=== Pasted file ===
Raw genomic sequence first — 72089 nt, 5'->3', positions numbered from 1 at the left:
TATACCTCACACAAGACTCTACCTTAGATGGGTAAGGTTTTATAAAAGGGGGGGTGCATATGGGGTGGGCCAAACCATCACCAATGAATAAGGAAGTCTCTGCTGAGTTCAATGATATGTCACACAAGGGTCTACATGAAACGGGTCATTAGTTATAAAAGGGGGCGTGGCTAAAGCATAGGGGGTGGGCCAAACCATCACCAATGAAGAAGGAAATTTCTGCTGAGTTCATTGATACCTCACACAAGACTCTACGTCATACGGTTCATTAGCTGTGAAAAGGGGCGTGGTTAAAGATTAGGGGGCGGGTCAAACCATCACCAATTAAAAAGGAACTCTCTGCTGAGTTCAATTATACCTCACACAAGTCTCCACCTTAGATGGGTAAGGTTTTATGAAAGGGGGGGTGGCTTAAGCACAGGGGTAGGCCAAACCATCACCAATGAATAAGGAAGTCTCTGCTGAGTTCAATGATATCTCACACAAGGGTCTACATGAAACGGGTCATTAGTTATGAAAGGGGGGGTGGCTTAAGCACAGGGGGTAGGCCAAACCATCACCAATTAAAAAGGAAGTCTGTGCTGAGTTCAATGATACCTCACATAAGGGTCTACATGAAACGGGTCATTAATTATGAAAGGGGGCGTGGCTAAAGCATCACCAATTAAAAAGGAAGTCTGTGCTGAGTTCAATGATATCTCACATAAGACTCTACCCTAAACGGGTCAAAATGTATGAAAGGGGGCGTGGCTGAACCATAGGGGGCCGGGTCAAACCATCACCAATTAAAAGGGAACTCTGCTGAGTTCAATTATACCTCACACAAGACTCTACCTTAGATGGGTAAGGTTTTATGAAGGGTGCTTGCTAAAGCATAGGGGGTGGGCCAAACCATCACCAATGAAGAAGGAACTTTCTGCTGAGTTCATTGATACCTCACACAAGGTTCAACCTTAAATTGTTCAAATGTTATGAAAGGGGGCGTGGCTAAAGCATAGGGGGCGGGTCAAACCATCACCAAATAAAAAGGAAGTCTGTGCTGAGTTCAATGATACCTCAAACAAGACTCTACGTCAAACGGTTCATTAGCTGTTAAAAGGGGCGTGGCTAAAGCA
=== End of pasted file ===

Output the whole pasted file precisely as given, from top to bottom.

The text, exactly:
Raw genomic sequence first — 72089 nt, 5'->3', positions numbered from 1 at the left:
TATACCTCACACAAGACTCTACCTTAGATGGGTAAGGTTTTATAAAAGGGGGGGTGCATATGGGGTGGGCCAAACCATCACCAATGAATAAGGAAGTCTCTGCTGAGTTCAATGATATGTCACACAAGGGTCTACATGAAACGGGTCATTAGTTATAAAAGGGGGCGTGGCTAAAGCATAGGGGGTGGGCCAAACCATCACCAATGAAGAAGGAAATTTCTGCTGAGTTCATTGATACCTCACACAAGACTCTACGTCATACGGTTCATTAGCTGTGAAAAGGGGCGTGGTTAAAGATTAGGGGGCGGGTCAAACCATCACCAATTAAAAAGGAACTCTCTGCTGAGTTCAATTATACCTCACACAAGTCTCCACCTTAGATGGGTAAGGTTTTATGAAAGGGGGGGTGGCTTAAGCACAGGGGTAGGCCAAACCATCACCAATGAATAAGGAAGTCTCTGCTGAGTTCAATGATATCTCACACAAGGGTCTACATGAAACGGGTCATTAGTTATGAAAGGGGGGGTGGCTTAAGCACAGGGGGTAGGCCAAACCATCACCAATTAAAAAGGAAGTCTGTGCTGAGTTCAATGATACCTCACATAAGGGTCTACATGAAACGGGTCATTAATTATGAAAGGGGGCGTGGCTAAAGCATCACCAATTAAAAAGGAAGTCTGTGCTGAGTTCAATGATATCTCACATAAGACTCTACCCTAAACGGGTCAAAATGTATGAAAGGGGGCGTGGCTGAACCATAGGGGGCCGGGTCAAACCATCACCAATTAAAAGGGAACTCTGCTGAGTTCAATTATACCTCACACAAGACTCTACCTTAGATGGGTAAGGTTTTATGAAGGGTGCTTGCTAAAGCATAGGGGGTGGGCCAAACCATCACCAATGAAGAAGGAACTTTCTGCTGAGTTCATTGATACCTCACACAAGGTTCAACCTTAAATTGTTCAAATGTTATGAAAGGGGGCGTGGCTAAAGCATAGGGGGCGGGTCAAACCATCACCAAATAAAAAGGAAGTCTGTGCTGAGTTCAATGATACCTCAAACAAGACTCTACGTCAAACGGTTCATTAGCTGTTAAAAGGGGCGTGGCTAAAGCA